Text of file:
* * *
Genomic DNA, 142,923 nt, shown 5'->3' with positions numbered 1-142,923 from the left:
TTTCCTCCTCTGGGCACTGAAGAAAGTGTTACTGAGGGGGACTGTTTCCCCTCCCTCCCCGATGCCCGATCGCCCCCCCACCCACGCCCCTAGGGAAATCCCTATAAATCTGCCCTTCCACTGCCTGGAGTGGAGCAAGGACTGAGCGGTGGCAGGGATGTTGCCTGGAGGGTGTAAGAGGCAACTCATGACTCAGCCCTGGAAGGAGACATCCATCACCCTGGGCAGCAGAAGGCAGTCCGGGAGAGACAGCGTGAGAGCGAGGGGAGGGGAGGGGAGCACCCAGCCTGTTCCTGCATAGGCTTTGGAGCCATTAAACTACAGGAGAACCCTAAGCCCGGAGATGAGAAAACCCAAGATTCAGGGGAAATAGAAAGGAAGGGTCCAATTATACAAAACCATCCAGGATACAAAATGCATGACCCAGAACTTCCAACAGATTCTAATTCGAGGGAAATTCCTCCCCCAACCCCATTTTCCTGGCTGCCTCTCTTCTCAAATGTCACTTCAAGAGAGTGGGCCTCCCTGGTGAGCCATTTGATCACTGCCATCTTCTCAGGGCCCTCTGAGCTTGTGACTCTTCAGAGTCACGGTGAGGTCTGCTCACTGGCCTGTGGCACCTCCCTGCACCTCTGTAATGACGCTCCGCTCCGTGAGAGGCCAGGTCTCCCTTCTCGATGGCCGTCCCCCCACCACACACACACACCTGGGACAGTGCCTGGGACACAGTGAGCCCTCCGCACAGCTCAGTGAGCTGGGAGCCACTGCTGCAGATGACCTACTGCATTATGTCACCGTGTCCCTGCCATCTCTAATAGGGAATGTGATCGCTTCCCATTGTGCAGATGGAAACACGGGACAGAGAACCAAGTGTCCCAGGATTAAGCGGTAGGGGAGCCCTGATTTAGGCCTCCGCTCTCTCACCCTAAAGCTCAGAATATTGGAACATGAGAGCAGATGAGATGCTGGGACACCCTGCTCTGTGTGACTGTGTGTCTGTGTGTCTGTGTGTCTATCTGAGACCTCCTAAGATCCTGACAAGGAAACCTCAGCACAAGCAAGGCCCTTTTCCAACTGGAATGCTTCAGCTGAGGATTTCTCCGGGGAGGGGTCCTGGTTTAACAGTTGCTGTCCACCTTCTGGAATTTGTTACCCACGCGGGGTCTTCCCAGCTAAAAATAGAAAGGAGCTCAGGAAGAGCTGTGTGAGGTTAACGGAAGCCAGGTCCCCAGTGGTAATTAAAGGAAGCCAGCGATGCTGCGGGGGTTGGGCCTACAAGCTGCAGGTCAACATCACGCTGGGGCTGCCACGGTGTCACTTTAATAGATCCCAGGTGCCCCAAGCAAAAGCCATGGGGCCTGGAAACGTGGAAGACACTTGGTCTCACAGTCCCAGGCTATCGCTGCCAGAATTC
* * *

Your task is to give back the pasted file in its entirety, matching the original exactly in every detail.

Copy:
Genomic DNA, 142,923 nt, shown 5'->3' with positions numbered 1-142,923 from the left:
TTTCCTCCTCTGGGCACTGAAGAAAGTGTTACTGAGGGGGACTGTTTCCCCTCCCTCCCCGATGCCCGATCGCCCCCCCACCCACGCCCCTAGGGAAATCCCTATAAATCTGCCCTTCCACTGCCTGGAGTGGAGCAAGGACTGAGCGGTGGCAGGGATGTTGCCTGGAGGGTGTAAGAGGCAACTCATGACTCAGCCCTGGAAGGAGACATCCATCACCCTGGGCAGCAGAAGGCAGTCCGGGAGAGACAGCGTGAGAGCGAGGGGAGGGGAGGGGAGCACCCAGCCTGTTCCTGCATAGGCTTTGGAGCCATTAAACTACAGGAGAACCCTAAGCCCGGAGATGAGAAAACCCAAGATTCAGGGGAAATAGAAAGGAAGGGTCCAATTATACAAAACCATCCAGGATACAAAATGCATGACCCAGAACTTCCAACAGATTCTAATTCGAGGGAAATTCCTCCCCCAACCCCATTTTCCTGGCTGCCTCTCTTCTCAAATGTCACTTCAAGAGAGTGGGCCTCCCTGGTGAGCCATTTGATCACTGCCATCTTCTCAGGGCCCTCTGAGCTTGTGACTCTTCAGAGTCACGGTGAGGTCTGCTCACTGGCCTGTGGCACCTCCCTGCACCTCTGTAATGACGCTCCGCTCCGTGAGAGGCCAGGTCTCCCTTCTCGATGGCCGTCCCCCCACCACACACACACACCTGGGACAGTGCCTGGGACACAGTGAGCCCTCCGCACAGCTCAGTGAGCTGGGAGCCACTGCTGCAGATGACCTACTGCATTATGTCACCGTGTCCCTGCCATCTCTAATAGGGAATGTGATCGCTTCCCATTGTGCAGATGGAAACACGGGACAGAGAACCAAGTGTCCCAGGATTAAGCGGTAGGGGAGCCCTGATTTAGGCCTCCGCTCTCTCACCCTAAAGCTCAGAATATTGGAACATGAGAGCAGATGAGATGCTGGGACACCCTGCTCTGTGTGACTGTGTGTCTGTGTGTCTGTGTGTCTATCTGAGACCTCCTAAGATCCTGACAAGGAAACCTCAGCACAAGCAAGGCCCTTTTCCAACTGGAATGCTTCAGCTGAGGATTTCTCCGGGGAGGGGTCCTGGTTTAACAGTTGCTGTCCACCTTCTGGAATTTGTTACCCACGCGGGGTCTTCCCAGCTAAAAATAGAAAGGAGCTCAGGAAGAGCTGTGTGAGGTTAACGGAAGCCAGGTCCCCAGTGGTAATTAAAGGAAGCCAGCGATGCTGCGGGGGTTGGGCCTACAAGCTGCAGGTCAACATCACGCTGGGGCTGCCACGGTGTCACTTTAATAGATCCCAGGTGCCCCAAGCAAAAGCCATGGGGCCTGGAAACGTGGAAGACACTTGGTCTCACAGTCCCAGGCTATCGCTGCCAGAATTC